It’s then that I realize it’s now “us” and “them” because they are us and vice versa. If I could have an STD, then so could my best friend, my mom, my coworker or my neighbor. Not only is it plausible, but it’s likely that more of my friends and family than I know have struggled with an STD and, by its nature, the stigma involved with it. Science agrees: “Among those ages 15-49, only one in four Americans has not had a genital HPV infection” and 12 million Americans contract an STD each year 1. That means the other 75% have HPV and it’s likely they don’t even know it because many strains have no symptoms even even those which do can lay low for some time. I wouldn’t have known, if not for my yearly Pap and there’s currently no test for men at all. Of course, HPV is only one of many STDs. It becomes clear; although, many people who perpetuate the stigma actually have an STD. The reality is, not only is there no way to distinguish between people, it becomes far less necessary to do so (simply to feed the gossip and stereotypes), when considering the numbers.

Of course, I don’t even realize the stigma has affect me, even as I wonder if I would ever be able to have sex with someone besides my husband (should we ever get to that point) and I cringe because I don’t know what to say about my HPV. I don’t realize how easily it is to perpetuate the problem even as I picture that stereotypical “STD-person” all covered in warts and strung out in my head. It’s a stigma that does no one any good and a stigma which could use a good boot to the butt.

So does a dating site for STD sufferers help? I guess it depends on how you define the problem.

1 – American Social Health Association, Myths and Misconceptions about HPV

5 Comments to “Stigma of STDs”

  • Saraid says:

    Thanks for this, Adriana. I am actually going to get tested for the first time next week and am slightly nervous.

    I have only been with one person,but he has been with about 12. He was in a monogamous relationship before me, but I guess that never guarantees anything.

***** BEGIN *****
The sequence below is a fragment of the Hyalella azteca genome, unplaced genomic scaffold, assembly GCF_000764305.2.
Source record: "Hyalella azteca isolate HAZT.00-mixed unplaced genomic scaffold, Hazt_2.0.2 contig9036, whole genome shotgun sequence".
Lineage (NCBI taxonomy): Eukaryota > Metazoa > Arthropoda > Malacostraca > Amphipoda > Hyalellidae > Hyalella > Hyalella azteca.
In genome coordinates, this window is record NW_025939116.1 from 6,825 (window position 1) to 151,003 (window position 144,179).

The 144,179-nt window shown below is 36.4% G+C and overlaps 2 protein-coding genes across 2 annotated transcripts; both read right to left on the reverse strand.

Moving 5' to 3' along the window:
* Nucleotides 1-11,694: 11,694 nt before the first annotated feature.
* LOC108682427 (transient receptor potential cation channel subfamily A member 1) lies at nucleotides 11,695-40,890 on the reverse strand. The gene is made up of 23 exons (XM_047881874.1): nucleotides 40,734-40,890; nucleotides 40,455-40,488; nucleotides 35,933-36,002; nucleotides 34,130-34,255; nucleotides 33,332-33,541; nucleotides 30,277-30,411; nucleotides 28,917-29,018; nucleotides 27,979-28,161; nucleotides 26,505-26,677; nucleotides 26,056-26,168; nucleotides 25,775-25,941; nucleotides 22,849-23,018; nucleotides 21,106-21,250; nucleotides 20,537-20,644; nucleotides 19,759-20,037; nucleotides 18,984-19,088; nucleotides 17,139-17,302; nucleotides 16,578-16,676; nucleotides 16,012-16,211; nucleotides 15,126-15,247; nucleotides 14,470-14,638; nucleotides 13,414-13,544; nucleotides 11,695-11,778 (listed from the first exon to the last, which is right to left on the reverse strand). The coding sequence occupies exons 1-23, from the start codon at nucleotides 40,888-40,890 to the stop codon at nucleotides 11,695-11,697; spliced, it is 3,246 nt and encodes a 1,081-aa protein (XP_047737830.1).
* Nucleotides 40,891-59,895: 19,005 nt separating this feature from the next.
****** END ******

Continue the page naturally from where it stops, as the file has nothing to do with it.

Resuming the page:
• Darling Dove says:

    Stigma or not, I really dont think this is something that needs to be defended. Yes it happens, and some are worse than others, and its not always controllable

    But that doesnt change the fact that its still something you have that can infect others. Nobody is nice to people with OTHER diseases, when I have so much as a cough people move away from me. It is just how people are. They are looking out for themselves.

    Plus, most people have HPV, and sorry to say but it is a little bit different than herpes and HIV and other more severe STDs. HPV doesn’t do anything most of the time. It can be serious, sure, but its rare.

    In any case.. I think their dating pool could be wider if they used standard sites but were up front about it. There are some people who wont mind. They may never fuck bareback, but they might luck out.

    • Adriana says:

      I am not sure what you think I am defending DD but I would appreciate if this didn’t turn into one of your rants per usual.

      I’m not saying that it’s not important to protect yourselves or be responsible if you know you have an STD. I’m saying that the people who have them are (just like) you or me and that it’s unfair to paint them as some unclean, unhealthy, loose individual who lacks morals which is exactly what the stigma is. That is exactly why I listed statistics about having HPV – because it is so common that it is unfair for folks to make those snap judgments based on assumptions.

      • Juliettia says:

        I believe that your comment sums up the point you were trying to make in your entry. Perhaps reading the comment will help those understand the article a little more clearly.